The covb option gives the variance/covariance matrix of the beta coefficients. It allows you to determine how closely related any two covariates are. This method is not quite as useful as VIF, because it only checks for pairwise correlation, whereas VIF checks for true multicollinearity. However, it is a good idea to look at this matrix to understand your data better.

proc reg data=liquor;
	model cirrhosis = urbanpop lowbirth wine liquor/p r influence;

The P option gives the predicted values for each observation. The R option gives each observations residuals, along with a graphic method of viewing those residuals. This provides another way of finding outliers.

The influence option gives us the ability to see how much influence any given observation had on the overall fit, or any of the beta values. Variables with Cook’s Distance greater than .10 are generally termed as outliers. In keeping with the principles of linear regression, we don’t want any individual points having too much influence on the fit of a regression, or the individual beta’s.

proc reg data=liquor;
	model cirrhosis = urbanpop lowbirth wine liquor/selection=stepwise;

Here we finally try running stepwise variable selection. The criteria used is AIC, or Akaike’s Information Criterion. A model that has a lower AIC is considered better. In doing variable selection, SAS removes both urbanpop and liquor from the model, confirming our earlier assessment that they were not helpful in fitting the model. In looking at the R^2 value, The value did not change much, however the adjusted R^2 is slightly better. Of course, this does not really showcase the value of stepwise variable selection as it tells us what we already knew.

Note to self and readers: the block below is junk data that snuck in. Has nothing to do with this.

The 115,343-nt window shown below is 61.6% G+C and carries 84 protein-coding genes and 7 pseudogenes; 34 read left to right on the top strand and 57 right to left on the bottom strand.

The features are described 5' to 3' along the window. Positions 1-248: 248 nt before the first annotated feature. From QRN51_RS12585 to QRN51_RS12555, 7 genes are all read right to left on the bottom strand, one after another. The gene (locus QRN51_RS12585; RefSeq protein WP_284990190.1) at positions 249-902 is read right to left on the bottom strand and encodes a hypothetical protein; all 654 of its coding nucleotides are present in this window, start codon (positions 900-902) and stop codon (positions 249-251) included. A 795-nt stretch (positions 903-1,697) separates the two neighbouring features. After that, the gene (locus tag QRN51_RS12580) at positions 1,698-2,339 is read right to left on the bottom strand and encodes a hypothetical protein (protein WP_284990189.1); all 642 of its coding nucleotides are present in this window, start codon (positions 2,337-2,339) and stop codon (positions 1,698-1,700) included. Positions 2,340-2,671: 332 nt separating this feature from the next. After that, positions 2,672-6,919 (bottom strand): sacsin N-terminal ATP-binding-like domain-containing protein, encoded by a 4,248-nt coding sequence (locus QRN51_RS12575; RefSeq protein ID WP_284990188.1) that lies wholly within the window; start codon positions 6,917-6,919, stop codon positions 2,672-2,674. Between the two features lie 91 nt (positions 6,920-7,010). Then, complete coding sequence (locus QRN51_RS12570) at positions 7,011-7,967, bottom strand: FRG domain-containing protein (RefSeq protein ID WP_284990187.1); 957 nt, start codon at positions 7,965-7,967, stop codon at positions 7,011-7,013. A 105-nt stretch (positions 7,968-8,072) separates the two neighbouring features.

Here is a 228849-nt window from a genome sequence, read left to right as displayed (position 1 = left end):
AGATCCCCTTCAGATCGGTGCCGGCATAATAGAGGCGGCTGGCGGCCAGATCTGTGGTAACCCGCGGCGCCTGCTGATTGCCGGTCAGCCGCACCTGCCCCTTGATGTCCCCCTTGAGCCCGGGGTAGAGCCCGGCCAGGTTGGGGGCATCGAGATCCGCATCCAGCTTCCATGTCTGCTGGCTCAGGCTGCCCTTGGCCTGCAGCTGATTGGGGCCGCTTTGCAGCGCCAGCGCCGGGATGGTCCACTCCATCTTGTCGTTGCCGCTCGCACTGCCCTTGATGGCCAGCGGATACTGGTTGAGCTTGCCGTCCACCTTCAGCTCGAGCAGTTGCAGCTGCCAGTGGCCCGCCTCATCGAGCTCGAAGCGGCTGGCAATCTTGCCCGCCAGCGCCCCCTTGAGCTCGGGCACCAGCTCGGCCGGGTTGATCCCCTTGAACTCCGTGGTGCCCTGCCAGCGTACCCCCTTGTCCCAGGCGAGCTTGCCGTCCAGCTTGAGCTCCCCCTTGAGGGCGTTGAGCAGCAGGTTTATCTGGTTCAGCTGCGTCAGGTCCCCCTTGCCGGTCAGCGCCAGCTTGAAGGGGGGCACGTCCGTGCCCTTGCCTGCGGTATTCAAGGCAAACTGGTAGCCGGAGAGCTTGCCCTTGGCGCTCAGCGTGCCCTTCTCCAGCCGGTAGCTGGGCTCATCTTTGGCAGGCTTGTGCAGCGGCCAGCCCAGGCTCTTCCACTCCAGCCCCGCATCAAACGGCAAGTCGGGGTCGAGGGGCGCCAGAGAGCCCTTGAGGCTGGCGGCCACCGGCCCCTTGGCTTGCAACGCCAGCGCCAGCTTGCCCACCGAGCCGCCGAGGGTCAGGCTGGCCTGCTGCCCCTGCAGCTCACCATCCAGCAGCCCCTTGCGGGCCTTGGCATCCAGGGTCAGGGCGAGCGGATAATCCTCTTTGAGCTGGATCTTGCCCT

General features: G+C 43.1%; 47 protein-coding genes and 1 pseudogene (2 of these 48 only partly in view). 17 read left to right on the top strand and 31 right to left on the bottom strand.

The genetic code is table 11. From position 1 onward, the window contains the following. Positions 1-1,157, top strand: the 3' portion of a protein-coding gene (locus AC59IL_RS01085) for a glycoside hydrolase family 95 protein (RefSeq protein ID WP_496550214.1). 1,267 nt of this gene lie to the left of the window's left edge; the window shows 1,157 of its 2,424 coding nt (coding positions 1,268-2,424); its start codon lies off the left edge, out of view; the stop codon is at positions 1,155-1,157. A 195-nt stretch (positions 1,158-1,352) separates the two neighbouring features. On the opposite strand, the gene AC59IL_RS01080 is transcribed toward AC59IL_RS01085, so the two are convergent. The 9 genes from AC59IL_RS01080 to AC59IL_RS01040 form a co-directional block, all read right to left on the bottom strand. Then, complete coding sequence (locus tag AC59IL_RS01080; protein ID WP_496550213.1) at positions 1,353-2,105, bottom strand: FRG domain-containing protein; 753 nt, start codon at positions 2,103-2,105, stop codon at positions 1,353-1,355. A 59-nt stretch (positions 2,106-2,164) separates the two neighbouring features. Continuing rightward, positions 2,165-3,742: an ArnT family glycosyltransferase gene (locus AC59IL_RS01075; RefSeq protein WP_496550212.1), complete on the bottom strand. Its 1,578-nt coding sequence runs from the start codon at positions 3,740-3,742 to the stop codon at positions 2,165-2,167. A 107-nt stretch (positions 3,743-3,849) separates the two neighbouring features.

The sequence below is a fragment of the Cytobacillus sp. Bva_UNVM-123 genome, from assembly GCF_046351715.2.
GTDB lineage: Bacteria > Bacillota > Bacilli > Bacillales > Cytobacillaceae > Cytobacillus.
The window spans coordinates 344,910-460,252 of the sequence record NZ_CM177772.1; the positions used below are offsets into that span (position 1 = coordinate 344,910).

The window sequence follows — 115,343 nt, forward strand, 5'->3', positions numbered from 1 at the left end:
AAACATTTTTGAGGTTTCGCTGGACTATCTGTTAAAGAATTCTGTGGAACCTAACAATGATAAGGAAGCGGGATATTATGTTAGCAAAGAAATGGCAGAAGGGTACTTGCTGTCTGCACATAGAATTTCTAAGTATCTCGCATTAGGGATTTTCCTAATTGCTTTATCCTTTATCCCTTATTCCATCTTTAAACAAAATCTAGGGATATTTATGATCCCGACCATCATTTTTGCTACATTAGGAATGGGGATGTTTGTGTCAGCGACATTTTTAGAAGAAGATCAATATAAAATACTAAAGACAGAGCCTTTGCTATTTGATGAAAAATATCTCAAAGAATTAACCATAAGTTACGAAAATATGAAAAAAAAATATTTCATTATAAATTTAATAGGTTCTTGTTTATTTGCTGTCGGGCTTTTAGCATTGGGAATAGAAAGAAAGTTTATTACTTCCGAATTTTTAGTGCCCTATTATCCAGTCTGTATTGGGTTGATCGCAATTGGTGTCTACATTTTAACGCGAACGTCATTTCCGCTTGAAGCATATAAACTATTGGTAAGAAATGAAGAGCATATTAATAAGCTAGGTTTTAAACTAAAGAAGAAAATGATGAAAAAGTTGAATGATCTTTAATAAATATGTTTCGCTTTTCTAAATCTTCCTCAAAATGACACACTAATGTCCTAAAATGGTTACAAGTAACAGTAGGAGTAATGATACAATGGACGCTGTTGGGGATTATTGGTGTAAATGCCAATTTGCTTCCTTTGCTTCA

proc reg data=liquor;
	model cirrhosis = lowbirth wine/p cli clm;

This is our final model. As we already went over, p gives the predicted value for each observation. cli gives the prediction interval for that observation (interpret as in what interval would a new observation with those covariates fall into?), while clm gives the confidence interval for that observation (interpret as in what interval would a bunch of new observations with those covariates fall under?).

Simple Linear Regression (SAS)

In this tutorial we will conduct simple linear regression on a dataset on an example dataset. In the dataset there are 62 individuals, and we will be regressing brain weight over body weight. As stated before, in simple linear regression we are trying to find a linear relationship between the dependent and independent variable, that can be modeled as

    \begin{equation*} Y_i = \beta_0 + \beta_1X_i + \err_i \hspace{2cm} \err_i \sim N(0,\sigma^2) \end{equation*}

The dataset we will be using today was pulled from a set of example datasets, linked in the sample data section. I have hosted it at this website here, so you must download the dataset to follow along. This regression will attempt to find a linear relationship between body weight, and brain weight.